Bigotry And Intolerance: We Are All Living In Attock
Allow me to help you process that little episode from Attock where a hapless Assistant Commissioner is facing weaponized takfir from random people. I wish to share a story set in Lahore.
I’m outside a government building, waiting for my security clearance to come through, so I can enter. It is a daily simulation of life under some sort of foreign occupation. But after all, it’s not what it seems. It’s for our own good, so I’ll be cheerful. It’s raining and you need good cheer.
One of the ladies “manning” the beeping doorway at the check-post is kind to me in general, and I try my best to convey my high regard for her, whenever I’m there. Other guards who know me apologize for making me wait. I tell them I’ll wait as long as needed. It’s raining but good cheer will carry us through this.
Presently, one of the armed guards saunters up to the lady at the beeping doorway. He says in a conspiratorial mutter, “You saw that girl that went in, just now?” The security lady leans in, curiously. I prick up my ears, ever willing to eavesdrop on gossip, to pass the time in the rain.
“She’s married, you know. To a Hindu!” says the guard.
“A Hindu? And she’s a Muslim?” asks the nice lady who just let her through. “Yes!” confirms the guard.
“Isn’t she ashamed of herself? She should be beaten up for becoming a Hindu! Does anyone abandon their religion like that? They should get her for this. Shameless!” opines the lady, in a tone of polite, measured indignation.
I do a little exercise every time such a thing happens. I suppress any surprise. I learned from Hannah Arendt that whatever this is, it is completely banal. I take her very seriously. So I begin to wonder about practical things, instead of moral considerations. For instance, how the guard might have found out the religious and marital statuses of people that he waves through a check-post occasionally. Or how he might be so sure of it all.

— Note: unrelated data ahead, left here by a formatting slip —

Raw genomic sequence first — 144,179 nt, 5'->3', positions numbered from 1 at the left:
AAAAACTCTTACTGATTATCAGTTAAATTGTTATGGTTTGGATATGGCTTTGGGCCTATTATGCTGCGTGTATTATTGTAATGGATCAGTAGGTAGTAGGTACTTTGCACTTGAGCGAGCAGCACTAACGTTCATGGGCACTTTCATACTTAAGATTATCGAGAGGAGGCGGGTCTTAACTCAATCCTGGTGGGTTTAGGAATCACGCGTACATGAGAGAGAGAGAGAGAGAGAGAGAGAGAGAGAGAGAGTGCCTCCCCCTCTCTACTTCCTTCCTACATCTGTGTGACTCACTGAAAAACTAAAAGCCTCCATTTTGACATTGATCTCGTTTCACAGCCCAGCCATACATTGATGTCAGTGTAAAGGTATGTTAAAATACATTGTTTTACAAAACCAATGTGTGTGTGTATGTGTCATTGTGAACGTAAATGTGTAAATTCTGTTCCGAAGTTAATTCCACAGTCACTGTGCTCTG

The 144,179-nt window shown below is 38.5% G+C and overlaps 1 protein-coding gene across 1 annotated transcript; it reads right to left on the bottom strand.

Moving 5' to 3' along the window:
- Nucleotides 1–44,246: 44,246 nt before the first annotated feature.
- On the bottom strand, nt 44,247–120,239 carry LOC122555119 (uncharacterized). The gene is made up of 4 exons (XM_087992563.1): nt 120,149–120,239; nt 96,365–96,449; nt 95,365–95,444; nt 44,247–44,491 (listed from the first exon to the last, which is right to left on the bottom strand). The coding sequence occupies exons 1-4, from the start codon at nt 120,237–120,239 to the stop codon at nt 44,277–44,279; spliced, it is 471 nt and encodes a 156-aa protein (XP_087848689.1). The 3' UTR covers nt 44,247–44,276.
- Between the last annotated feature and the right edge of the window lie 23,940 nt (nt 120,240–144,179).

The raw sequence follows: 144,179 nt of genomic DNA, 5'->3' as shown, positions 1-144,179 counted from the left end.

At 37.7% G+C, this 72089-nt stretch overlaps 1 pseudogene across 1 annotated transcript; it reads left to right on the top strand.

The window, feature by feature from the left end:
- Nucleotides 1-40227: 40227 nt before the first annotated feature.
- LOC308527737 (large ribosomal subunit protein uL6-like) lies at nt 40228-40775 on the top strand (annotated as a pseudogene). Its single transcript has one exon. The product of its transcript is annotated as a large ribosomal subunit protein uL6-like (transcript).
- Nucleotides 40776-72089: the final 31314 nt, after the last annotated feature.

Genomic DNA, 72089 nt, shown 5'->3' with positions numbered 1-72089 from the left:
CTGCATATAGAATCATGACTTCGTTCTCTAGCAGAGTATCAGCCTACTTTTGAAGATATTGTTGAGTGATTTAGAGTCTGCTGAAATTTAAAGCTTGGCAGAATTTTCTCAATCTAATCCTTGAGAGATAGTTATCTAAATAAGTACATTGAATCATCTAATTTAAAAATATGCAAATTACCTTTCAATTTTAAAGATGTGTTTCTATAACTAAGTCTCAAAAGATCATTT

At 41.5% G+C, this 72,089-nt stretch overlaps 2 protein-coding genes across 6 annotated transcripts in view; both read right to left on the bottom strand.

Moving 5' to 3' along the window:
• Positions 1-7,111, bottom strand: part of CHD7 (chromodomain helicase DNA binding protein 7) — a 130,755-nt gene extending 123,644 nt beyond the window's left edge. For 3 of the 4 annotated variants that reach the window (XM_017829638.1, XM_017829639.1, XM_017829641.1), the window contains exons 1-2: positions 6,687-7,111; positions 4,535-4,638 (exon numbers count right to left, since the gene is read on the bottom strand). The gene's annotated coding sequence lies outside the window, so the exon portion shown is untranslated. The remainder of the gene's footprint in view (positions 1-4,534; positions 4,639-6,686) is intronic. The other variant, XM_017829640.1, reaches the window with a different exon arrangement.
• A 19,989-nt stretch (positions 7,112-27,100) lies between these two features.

I think to myself that it’s safe to rule out the possibility that one afternoon, the young woman shared all this with the guard on her way in.
They must have caught her some other way. How long could she have gotten away with it, anyway? You need to think about these things before you do something foolish with your life!
At that moment, my clearance arrives. The nice lady lets me through, beaming. We exchange our usual gestures of courtesy and goodwill.
I thank God that this security doorway has never beeped to betray the secrets hidden deep within my soul – as it perhaps did for the people being discussed by the security staff. That weekly security lapse allows me to function, just as we all do, in a state of taqiyya. Only mobs willing to rip limb from limb can afford to proclaim their faith here, such as it is.
Shamloo wrote in the context of Iran, but of course it applies just as much to Pakistan:
دهانت را می بویند
مبادا گفته باشی دوستت دارم
دلت را می بویند
روزگار غریبی است، نازنین
و عشق را
کنار تیرک راه بند
تازیانه می زنند
عشق را در پستوی خانه نهان باید کرد
They smell your mouth
Lest you have told someone:
I love you!
They smell your heart!
Such a strange time it is, my dear
And they punish Love
We must hide our Love in dark closets
The author is the Features Editor at The Friday Times.